“That’s kind of new. I think this goes with that enterprise risk management focus. It’s really like a top-down cultural approach to compliance,” Sumner says. “Employees wonder how they can comply with whatever policies and procedures the company has in place, and having incentives is a really important piece of that.”
Risk Managers Crucial
The GCPG specifically mentions risk managers, who might want to increase their participation in some of the evaluation of compliance risks, says Josi Wergin, JD, FASHRM, an attorney with Husch Blackwell in Madison, WI. OIG expects sophisticated compliance programs to be more integrated, holistic, proactive, and suffused throughout the culture.
Some of the instances where the GCPG mentions risk managers indicate that they might be involved in coordinating work and sharing information with the compliance officer and other leaders, serving on the compliance committee, conducting joint risk assessments with compliance audit and quality function, and breaking down silos.
“There is an increased emphasis on formal risk assessments, and it specifically mentions enterprise risk management. It says that although conducting formal risk assessments may be new to many compliance programs, risk assessments are an integral part of the fiscal internal control process and to enterprise risk management,” Wergin explains.
The guidance points to the Committee of Sponsoring Organizations of the Treadway Commission (COSO) enterprise risk management framework. Another specific COSO resource explains how to apply an enterprise risk management framework to compliance risk.
This all points to more involvement in these key compliance activities by the risk manager, Wergin says. OIG has told healthcare organizations that risk managers play a key role in any compliance program.
“You may already be involved in your compliance program at your organization, but your value to your organization has just increased,” Wergin notes. “It’s a good opportunity for them to point to this report and say, ‘Hey, we really can help — not just with medical malpractice.’ That’s sort of been our traditional area of expertise, but really, risk managers have been doing more than just medical malpractice and board complaints and insurance for a very long time,” Wergin says. “This is important, especially for organizations that haven’t really recognized risk managers as having sort of this broader impact. This is a good opportunity to say, ‘This very important government organization is saying that we are valuable, that the enterprise risk management approach is valuable.’”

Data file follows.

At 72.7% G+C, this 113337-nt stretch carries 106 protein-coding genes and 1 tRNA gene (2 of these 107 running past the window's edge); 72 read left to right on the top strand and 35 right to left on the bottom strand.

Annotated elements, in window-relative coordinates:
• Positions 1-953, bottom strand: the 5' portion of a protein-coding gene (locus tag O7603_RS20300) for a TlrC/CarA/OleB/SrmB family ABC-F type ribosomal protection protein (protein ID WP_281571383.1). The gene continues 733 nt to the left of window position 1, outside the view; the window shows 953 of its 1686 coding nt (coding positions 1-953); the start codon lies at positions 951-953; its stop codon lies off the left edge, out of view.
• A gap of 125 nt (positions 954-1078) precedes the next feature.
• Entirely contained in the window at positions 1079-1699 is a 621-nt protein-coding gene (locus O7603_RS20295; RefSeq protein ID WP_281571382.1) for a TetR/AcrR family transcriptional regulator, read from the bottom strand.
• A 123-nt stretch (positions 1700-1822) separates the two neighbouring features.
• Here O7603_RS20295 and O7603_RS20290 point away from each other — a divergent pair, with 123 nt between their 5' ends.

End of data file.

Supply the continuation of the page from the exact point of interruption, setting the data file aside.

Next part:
Sumner notes that healthcare organizations often ask if their general counsel also can act as their compliance officer, and there is no clear legal mandate saying they cannot. But the language in the GCPG says that those should be two separate roles held by different people.
Wergin notes that there is a new emphasis on patient safety in the new OIG guidance, looking for more integration among patient safety, quality, and compliance.
“It’s not just whether you are looking at possible materially substandard care in relation to fraud and abuse violations. The compliance program guidance certainly is concerned with fraud and abuse, but it’s also looking at medical necessity, HIPAA, information blocking, and EMTALA,” Wergin says. “Look at your patient safety data not only for the sake of patient safety, but also to see if it raises any of these other compliance concerns or other risks. The enterprise risk management framework is very broad, and we are trying to look at risk from a holistic integrated perspective.”
- Natasha Sumner, JD, Senior Counsel, Husch Blackwell, Oakland, CA. Phone: (510) 768-0637. Email: [email protected].
- Judith A. Waltz, JD, Partner, Foley & Lardner, San Francisco. Phone: (415) 438-6412. Email: [email protected].
- Josi Wergin, JD, FASHRM, Husch Blackwell, Madison, WI. Phone: (608) 258-7132. Email: [email protected].
The Department of Health and Human Services Office of Inspector General recently issued its new General Compliance Program Guidance, the first of a series of compliance guidelines expected from the OIG, providing guidance, tools, and references addressed to federal healthcare program providers and suppliers. OIG makes clear that risk managers are an integral part of the effort.